Last week, I had the pleasure of getting tickets to a preview screening and Q and A with Jessica Chastain in Sydney for her new movie, Molly’s Game (and here are some photos that aren’t mine, but they’re still gorgeous!)
The movie is based on the real Molly Bloom, and her book of the same name. Aaron Sorkin did the screenplay and was director, and the movie chronicles her childhood with a demanding father and mother who sort of fades into the woodwork when he pushes his kids to be the best. I don’t know what liberties or what changes Sorkin has made in this portrayal and her parents when compared to the book, but there is definitely a focus on her father’s relationship with her, and how he shaped her.
Molly’s Game chronicles how Molly Bloom got to the point that she’s in need of a lawyer, Charlie (Idris Elba) to get her out of a prison sentence and an indictment two years after she’d stopped running games. With these two setting the scene in the present, the rest of the film delves into her past and how she got to the point of needing Charlie.
Molly was an elite skier when she was injured in a competition and found herself trying to figure out what to do with her life at 22, when up to that point all she’d ever known was skiing. I’m constantly amazed at how much of a chameleon Chastain is, no more so than in this movie when she plays a young, innocent (but very intelligent) Molly, who moves to LA, finds a job and finds herself hosting a high-stakes poker game for a man and wannabe hotshot poker player that never really saw her – her intelligence, especially and what she did for his game, and could have done had he not fired her.
From that point, the Poker Princess myth was borne and Chastain transforms into a beautiful, polished Molly, who builds her empire in LA. She knows how to play the men that come to her for the highest of high stakes game, to appeal to their egos to continue playing. The men are ridiculously egotistical, playing and losing money. The thing about Molly according to the movie is that as ruthless as she can be, she’s not a bastard out to destroy lives. She tries to get some men to cool their heels gambling but it’s not like they listen.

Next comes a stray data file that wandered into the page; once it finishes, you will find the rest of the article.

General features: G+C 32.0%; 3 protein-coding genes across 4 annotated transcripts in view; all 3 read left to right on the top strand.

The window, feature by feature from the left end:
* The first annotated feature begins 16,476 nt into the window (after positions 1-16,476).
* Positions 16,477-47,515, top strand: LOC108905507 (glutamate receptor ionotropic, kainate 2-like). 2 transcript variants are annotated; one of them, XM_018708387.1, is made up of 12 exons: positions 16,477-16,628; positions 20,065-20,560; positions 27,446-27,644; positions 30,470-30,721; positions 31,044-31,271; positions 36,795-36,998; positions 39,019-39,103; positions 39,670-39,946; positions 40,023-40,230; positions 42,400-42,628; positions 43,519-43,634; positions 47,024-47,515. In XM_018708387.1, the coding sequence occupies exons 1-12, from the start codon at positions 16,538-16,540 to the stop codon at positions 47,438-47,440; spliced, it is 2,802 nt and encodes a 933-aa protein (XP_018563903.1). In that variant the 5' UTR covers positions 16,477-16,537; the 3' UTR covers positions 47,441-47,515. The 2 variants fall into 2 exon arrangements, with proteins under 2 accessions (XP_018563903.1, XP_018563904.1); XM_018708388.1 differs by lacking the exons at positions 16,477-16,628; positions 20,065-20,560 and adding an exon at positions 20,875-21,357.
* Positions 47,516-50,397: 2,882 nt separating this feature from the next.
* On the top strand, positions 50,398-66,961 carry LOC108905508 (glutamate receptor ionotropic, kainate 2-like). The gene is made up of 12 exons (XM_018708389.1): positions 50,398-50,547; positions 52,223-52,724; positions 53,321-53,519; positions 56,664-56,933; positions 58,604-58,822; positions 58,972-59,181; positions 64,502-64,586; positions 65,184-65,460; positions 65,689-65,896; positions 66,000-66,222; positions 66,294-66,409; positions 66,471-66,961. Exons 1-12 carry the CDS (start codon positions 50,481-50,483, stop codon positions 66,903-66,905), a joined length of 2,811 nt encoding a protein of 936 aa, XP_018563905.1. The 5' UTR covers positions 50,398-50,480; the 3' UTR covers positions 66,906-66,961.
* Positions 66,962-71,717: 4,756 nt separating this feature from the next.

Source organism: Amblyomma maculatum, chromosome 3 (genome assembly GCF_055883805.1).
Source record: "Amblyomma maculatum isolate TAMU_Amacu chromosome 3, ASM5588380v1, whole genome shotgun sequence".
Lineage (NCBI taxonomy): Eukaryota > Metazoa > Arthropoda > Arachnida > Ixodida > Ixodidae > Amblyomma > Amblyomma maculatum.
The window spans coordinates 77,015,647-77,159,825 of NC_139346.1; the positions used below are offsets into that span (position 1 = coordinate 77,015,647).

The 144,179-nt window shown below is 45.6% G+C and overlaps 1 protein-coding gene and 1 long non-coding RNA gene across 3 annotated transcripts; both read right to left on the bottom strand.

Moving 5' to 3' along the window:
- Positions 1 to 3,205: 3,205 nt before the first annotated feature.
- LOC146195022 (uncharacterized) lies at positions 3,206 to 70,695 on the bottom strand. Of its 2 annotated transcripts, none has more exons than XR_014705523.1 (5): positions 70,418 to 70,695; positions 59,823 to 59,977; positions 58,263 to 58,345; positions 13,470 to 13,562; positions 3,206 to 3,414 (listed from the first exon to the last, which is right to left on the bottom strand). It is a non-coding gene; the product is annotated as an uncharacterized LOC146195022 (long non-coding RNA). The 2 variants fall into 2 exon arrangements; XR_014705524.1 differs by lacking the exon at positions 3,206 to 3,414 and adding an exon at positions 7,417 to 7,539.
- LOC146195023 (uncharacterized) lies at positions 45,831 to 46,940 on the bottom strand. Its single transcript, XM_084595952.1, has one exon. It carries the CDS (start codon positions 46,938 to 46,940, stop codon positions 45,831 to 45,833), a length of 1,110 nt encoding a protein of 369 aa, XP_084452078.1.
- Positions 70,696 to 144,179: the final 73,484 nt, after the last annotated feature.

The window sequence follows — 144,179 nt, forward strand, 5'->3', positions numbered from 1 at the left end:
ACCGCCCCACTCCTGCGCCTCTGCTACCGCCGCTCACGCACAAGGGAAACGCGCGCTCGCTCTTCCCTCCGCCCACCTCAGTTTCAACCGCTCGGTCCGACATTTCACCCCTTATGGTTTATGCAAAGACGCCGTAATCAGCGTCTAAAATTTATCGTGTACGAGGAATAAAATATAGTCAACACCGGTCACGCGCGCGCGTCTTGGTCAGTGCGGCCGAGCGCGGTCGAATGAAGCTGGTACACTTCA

Speaking of bastards, it’s Player X (Michael Cera, who please forgive me for the rest of this sentence) – who is a slimy, ferret faced bastard who seems to be so bored all he wants to do is destroy people he doesn’t like or who don’t give him what he wants – including Molly. Apparently, he’s based in part on Tobey Mcguire, who was a frequent player. That’s how she ends up in New York, building her empire (again) from scratch and getting into trouble in an entirely different way.
By this point in the movie, Chastain’s Molly is a drug addict, alcoholic and world weary. Perhaps that’s why she gets caught — she lets her usual checks of players and their backgrounds slip, and the FBI comes calling.
In the present Charlie would rather she do whatever it takes to look out for herself — including outing the men who played at her games and their unfiltered emails and text messages about their families and their lives – than actually protect them and their lives from imploding with the information she has on her computers about them.
Elba is toned down from his usual roles, or perhaps it’s just that Chastain takes up all the space as Molly. It really doesn’t matter because their scenes are still electric, and their push and pull during the case makes the transition from past to present seamless and utterly compelling because when I watched their scenes, I wasn’t longing to return to the past, and when I was watching the scenes of Molly’s past, I wasn’t longing to return to the present. There’s a balance in those narratives that was engaging on every level.
After the movie, Jessica Chastain (with a special appearance by her gran in the audience) was on hand to answer audience questions and talk about the movie. She’s so supremely soft spoken, and little in real life, and when I watch her in a movie, I never actually realise that. She talked about Sorkin as a writer and director, and how being an actress has changed in the current climate – and how she sort of feels at ease talking and tweeting about the politically charged things she does.
Molly’s Game is a utterly compelling so go see it!